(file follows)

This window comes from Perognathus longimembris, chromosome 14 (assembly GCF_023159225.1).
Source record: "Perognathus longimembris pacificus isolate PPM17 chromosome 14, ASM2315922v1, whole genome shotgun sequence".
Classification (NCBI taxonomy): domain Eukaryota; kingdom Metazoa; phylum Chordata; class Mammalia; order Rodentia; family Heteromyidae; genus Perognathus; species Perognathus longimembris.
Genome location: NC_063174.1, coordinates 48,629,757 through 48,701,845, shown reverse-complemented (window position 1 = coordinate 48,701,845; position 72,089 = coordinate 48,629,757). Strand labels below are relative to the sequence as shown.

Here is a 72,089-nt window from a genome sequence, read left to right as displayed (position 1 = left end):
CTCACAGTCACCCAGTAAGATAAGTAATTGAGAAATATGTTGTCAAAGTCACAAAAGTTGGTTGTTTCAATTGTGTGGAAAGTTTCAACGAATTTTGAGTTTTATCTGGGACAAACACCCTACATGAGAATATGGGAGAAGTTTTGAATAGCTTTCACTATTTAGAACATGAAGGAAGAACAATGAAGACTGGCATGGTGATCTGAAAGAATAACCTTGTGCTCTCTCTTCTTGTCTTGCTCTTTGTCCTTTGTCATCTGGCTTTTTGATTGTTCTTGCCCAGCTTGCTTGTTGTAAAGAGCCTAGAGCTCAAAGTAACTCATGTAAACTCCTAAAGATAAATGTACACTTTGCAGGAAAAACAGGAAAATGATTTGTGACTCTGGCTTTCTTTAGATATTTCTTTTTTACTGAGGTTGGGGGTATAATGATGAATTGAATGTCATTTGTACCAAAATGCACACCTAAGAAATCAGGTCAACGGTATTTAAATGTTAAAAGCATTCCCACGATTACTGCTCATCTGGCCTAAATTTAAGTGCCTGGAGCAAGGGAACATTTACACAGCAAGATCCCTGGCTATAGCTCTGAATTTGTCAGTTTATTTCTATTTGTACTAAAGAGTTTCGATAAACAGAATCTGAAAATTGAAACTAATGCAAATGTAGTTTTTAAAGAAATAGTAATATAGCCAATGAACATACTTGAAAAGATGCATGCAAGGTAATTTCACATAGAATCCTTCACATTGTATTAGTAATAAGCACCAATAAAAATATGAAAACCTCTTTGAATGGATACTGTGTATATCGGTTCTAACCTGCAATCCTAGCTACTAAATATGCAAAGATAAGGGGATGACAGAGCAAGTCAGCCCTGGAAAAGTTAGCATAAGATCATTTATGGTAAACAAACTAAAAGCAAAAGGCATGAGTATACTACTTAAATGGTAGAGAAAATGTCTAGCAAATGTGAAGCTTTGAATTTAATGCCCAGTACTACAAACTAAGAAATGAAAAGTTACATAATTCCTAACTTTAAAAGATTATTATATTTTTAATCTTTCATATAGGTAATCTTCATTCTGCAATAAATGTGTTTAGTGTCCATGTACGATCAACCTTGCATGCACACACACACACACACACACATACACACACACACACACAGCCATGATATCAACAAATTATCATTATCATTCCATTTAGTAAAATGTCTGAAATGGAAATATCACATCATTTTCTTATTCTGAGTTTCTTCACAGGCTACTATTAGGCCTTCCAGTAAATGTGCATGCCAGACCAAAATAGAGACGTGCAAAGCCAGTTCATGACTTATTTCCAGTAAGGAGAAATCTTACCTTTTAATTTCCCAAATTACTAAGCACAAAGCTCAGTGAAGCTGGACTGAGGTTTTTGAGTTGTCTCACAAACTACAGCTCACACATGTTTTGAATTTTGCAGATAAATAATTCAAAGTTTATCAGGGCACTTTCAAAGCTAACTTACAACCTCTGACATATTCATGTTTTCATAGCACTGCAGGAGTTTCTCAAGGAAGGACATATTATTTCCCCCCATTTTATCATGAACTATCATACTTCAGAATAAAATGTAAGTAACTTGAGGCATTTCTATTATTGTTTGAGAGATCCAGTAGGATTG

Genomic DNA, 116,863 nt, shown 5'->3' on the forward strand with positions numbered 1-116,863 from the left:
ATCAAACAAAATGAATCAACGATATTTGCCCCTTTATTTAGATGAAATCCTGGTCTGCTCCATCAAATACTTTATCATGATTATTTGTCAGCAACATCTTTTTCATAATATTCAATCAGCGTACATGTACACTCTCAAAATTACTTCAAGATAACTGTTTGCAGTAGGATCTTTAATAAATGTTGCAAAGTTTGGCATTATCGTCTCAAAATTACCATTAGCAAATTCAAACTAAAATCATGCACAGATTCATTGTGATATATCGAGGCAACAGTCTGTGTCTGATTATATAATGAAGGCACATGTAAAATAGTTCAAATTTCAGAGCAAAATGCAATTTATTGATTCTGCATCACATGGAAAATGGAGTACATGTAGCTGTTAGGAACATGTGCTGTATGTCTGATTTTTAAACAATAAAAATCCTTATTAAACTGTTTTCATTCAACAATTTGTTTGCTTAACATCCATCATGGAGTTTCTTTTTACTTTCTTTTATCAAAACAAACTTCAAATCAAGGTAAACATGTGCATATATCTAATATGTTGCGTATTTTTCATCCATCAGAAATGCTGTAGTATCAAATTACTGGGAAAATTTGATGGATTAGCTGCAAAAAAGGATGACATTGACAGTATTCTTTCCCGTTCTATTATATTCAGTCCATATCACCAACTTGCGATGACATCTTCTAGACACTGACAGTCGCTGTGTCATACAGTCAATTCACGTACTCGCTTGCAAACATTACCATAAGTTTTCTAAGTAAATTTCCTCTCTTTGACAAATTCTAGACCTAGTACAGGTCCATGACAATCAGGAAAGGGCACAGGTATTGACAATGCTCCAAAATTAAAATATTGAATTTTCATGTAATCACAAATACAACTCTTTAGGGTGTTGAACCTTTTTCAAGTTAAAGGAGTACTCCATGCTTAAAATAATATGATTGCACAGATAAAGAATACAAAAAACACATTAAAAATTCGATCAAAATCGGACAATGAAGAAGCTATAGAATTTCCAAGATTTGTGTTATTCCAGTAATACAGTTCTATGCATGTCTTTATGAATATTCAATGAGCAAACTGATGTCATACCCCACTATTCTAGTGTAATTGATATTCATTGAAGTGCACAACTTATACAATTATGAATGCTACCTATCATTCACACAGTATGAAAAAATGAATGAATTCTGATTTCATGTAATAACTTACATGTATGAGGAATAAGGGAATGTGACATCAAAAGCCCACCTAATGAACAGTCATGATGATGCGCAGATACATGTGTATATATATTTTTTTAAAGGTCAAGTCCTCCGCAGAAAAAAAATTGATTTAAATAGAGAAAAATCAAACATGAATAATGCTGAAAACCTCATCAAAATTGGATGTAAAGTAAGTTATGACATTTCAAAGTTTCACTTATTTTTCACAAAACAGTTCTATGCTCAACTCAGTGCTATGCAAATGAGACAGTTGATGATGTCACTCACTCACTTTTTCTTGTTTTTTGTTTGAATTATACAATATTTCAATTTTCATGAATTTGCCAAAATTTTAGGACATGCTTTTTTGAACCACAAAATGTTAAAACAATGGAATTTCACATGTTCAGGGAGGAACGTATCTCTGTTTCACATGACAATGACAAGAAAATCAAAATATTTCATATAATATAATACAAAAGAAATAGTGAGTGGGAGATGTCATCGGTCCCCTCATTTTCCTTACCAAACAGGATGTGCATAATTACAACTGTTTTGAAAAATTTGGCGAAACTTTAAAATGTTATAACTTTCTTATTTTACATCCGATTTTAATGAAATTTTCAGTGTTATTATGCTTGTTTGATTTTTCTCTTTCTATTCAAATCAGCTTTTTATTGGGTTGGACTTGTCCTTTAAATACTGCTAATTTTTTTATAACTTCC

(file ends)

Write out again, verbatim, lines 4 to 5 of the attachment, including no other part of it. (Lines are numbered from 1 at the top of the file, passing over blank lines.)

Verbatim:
Genome location: NC_063174.1, coordinates 48,629,757 through 48,701,845, shown reverse-complemented (window position 1 = coordinate 48,701,845; position 72,089 = coordinate 48,629,757). Strand labels below are relative to the sequence as shown.

Here is a 72,089-nt window from a genome sequence, read left to right as displayed (position 1 = left end):